SIRC – Media Watch 18-05-99
The barrage of conflicting information focusing on GM issues, once again dominating the headlines this week, should further serve to sound the alarm bells. As of today, May 18, the Royal Society of Medicine has released a review of Dr Pusztai's work and the House of Commons Science and Technology Select Committee has published its report into the handling of the affair. A BMA report has expressed concern about GM food safety and a government minister has subsequently refuted its claims.
The government's Advisory Committee on Novel Foods and Processes (ACNFP) has dismissed Dr Pusztai's findings as inconclusive and irrelevant due to serious doubts concerning the design of the study. The particular type of potatoes on which Dr Pusztai conducted his experiments would never have been approved for food use. Indeed, the ACNFP stated that had an application been submitted on the basis of the data collated from this flawed study, it would have undoubtedly been rejected.
Despite obvious inconsistencies the press continues its campign to define GM foods as hazardous both to our health and the environment. Following Dr Pusztai's television interview, last year, in which he suggested that the public were being used as "human guinea pigs" in a mass GM experiment, media flood gates have opened, drowning any semblance of sensible discussion. Janet Bainbridge, who chairs the ACNFP, eloquently addresses this issue: "We have concluded that the results from Dr Pusztai's work have been severely distorted by the recent media campaign in an unwarranted attempt to cast doubt on the safety of GM foods in general."
Strong reservations about Dr Arpad Pusztai's widely publicised research were also expressed in the Royal Society's report. It suggested that his general conclusions, linking GM foods to human health risk, were not justifiable. The Royal Society, in April 1999, established a working group which examined the possible toxicity of genetically modified potatoes and reviewed all the available data relating to work at the Rowett Research Institute. Some of its main conclusions are indeed interesting:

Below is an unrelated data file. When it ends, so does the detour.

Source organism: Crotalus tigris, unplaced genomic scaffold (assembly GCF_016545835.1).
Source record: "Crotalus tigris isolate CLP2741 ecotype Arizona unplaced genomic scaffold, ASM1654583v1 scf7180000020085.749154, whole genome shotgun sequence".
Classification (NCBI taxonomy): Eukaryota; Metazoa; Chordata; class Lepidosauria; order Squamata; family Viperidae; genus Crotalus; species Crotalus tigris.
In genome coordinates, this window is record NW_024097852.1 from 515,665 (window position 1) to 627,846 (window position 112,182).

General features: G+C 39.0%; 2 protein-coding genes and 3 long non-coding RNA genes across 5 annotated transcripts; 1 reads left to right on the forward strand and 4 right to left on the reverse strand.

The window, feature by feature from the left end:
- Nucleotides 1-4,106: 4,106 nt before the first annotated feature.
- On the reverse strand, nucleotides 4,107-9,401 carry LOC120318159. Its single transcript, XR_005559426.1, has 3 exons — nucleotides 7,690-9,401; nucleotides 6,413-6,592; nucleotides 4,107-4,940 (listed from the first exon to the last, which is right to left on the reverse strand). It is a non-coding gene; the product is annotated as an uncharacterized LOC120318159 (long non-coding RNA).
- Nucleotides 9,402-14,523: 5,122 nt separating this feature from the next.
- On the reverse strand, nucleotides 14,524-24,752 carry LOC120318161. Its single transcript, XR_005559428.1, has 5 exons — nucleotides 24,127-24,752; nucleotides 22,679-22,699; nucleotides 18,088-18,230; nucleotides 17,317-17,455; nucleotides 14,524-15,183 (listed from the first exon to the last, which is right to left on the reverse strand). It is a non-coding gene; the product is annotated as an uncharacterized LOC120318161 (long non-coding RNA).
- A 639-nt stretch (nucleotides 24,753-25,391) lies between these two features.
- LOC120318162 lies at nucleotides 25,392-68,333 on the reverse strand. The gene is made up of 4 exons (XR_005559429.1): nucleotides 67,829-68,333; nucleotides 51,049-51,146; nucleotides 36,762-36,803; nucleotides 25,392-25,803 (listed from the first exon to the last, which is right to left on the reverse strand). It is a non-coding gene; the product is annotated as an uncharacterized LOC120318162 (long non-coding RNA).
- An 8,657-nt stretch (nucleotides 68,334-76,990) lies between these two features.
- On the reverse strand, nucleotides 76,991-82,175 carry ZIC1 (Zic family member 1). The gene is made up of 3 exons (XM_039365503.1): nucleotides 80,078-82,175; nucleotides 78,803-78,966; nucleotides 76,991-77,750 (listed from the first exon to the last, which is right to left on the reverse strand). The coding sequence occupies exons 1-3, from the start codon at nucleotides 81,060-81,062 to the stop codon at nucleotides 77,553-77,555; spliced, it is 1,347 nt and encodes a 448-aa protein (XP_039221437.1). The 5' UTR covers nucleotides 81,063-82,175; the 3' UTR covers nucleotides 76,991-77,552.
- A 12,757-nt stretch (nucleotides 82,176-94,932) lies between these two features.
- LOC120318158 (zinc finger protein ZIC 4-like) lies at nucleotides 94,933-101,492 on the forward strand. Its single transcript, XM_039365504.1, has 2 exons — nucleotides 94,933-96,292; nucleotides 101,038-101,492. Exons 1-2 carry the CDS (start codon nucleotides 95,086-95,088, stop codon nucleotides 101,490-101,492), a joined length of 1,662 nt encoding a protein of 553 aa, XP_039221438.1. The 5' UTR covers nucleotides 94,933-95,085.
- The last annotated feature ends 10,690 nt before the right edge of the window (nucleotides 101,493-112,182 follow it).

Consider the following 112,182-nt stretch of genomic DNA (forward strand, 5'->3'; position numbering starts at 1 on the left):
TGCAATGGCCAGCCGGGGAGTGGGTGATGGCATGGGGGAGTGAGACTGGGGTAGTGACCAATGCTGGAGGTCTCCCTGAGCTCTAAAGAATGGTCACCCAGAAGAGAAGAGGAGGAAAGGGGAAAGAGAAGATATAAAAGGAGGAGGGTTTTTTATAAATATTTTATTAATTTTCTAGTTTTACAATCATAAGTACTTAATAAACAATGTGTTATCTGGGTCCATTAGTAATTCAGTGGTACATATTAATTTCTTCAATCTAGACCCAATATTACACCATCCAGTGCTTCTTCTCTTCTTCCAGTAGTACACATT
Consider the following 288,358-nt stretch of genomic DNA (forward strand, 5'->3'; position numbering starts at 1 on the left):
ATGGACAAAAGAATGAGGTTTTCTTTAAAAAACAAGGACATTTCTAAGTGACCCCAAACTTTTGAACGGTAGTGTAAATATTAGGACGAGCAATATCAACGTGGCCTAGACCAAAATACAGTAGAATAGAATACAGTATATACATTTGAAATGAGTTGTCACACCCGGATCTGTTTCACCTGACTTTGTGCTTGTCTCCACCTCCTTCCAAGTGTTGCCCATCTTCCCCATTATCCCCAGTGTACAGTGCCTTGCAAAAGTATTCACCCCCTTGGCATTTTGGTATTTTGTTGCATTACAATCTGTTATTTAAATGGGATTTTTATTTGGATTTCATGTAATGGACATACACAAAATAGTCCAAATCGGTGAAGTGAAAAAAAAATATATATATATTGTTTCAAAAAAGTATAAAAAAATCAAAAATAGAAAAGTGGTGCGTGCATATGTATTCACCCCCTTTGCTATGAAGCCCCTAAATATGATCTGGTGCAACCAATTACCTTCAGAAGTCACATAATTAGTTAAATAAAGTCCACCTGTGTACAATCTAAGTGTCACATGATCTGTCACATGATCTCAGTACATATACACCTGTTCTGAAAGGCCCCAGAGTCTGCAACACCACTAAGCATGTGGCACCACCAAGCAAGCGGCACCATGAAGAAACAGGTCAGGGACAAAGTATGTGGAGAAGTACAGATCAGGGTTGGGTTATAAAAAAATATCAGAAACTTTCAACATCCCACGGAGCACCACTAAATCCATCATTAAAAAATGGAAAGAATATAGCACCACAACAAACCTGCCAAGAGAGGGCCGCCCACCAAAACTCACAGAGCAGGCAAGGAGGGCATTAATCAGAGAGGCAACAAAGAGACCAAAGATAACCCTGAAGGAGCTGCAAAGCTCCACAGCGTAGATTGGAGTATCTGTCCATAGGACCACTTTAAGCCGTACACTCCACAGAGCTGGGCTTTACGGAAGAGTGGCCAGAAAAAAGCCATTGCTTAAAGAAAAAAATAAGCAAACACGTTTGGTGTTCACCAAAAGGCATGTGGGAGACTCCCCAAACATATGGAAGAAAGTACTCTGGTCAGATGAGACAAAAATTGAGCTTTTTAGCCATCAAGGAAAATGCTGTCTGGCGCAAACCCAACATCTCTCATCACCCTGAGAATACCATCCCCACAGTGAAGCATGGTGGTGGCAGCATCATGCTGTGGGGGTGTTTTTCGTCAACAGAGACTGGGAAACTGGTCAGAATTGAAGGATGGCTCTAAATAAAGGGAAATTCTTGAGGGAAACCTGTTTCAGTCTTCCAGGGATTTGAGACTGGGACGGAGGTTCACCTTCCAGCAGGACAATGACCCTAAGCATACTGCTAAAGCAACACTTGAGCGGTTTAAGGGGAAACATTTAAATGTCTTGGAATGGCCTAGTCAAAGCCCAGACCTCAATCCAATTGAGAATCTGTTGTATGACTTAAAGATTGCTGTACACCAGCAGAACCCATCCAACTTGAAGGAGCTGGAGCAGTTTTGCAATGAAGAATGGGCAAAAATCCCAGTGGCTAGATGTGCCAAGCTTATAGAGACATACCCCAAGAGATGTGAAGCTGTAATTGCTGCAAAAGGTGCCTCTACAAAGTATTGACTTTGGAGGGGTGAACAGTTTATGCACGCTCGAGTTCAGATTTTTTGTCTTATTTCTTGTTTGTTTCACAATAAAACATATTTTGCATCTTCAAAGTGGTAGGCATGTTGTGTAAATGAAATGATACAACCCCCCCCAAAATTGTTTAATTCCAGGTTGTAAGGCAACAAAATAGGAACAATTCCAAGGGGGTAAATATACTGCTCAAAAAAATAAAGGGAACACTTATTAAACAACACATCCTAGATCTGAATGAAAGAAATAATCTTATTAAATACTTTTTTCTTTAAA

"On the basis of the information available, it appears that the reported work from the Rowett Research Institute is flawed in many aspects of design, execution and analysis and that no conclusions should be drawn from it. We found no convincing evidence of adverse effects from GM potatoes. Where the data seemed to show slight differences between rats fed predominantly on GM and on non-GM potatoes, the differences were uninterpretable because of the technical limitations of the experiments and the incorrect use of statistical tests."
Furthermore, the Royal Society's report also addressed the issues of media manipulation and scare-mongering, suggesting that Dr Pusztai's 'misconduct' in the affair demonstrates "how important it is that research scientists should expose new research results to others able to offer informed criticism before releasing them into the public arena."
Despite the fact that two independent reports have dismissed Dr Pusztai's original study, the highly influential British Medical Association, which represents 115,000 doctors, continues to add its considerable weight in support of the sceptics' misgivings. The BMA report, The Impact of Genetic Modification on Agriculture, Food and Health, marks the first official opinion by a British medical body on GM crops. It recommends that further testing be conducted by independent scientists and that their results be made freely available to the public. The report also advocates a ban on commercially grown GM crops in Britain until more trials are carried out, arguing that the benefits must be clearly shown before biotechnology companies are allowed to proceed. Further testing, however has been frequently impeded by environmental pressure groups. In an edition of the BBC's Panorama, broadcast on May 17, Prof. Mike Roberts, from the Natural Environment Research Council, said that the GM crop trials he runs for the government could fail because of public pressure over this issue:
"If we can't find enough farmers willing to participate that would certainly jeopardise the trials … If they are going to come under the sort of pressure that we are seeing at the moment, clearly many of them will think twice about it … We would not be able to answer the questions which the public and the government are asking of the scientific community on this issue."
The most serious reservations expressed by the BMA report are doctors' concerns over the health implications of GM crops. They suggest that the use of antibiotic resistance marker genes in GM plants could increase human vulnerability to diseases such as meningitis. Sir William Asscher, chairman of the BMA's board of science and education, said: "Once the GM genie is out of the bottle, the impact on the environment is likely to be irreversible."
The Cabinet Office Minister Dr Jack Cunningham, however, told the BBC's Breakfast News that contrary to the BMA's recommendations there was no evidence to justify a ban. Indeed, he claimed the BMA had "expressed satisfaction" with a government report on how GM food use is monitored. In addition to this, he suggested that a study by the government's chief medical officer and chief scientific advisor, to be published shortly, showed no evidence that would validate the withdrawal of any GM food currently on the market.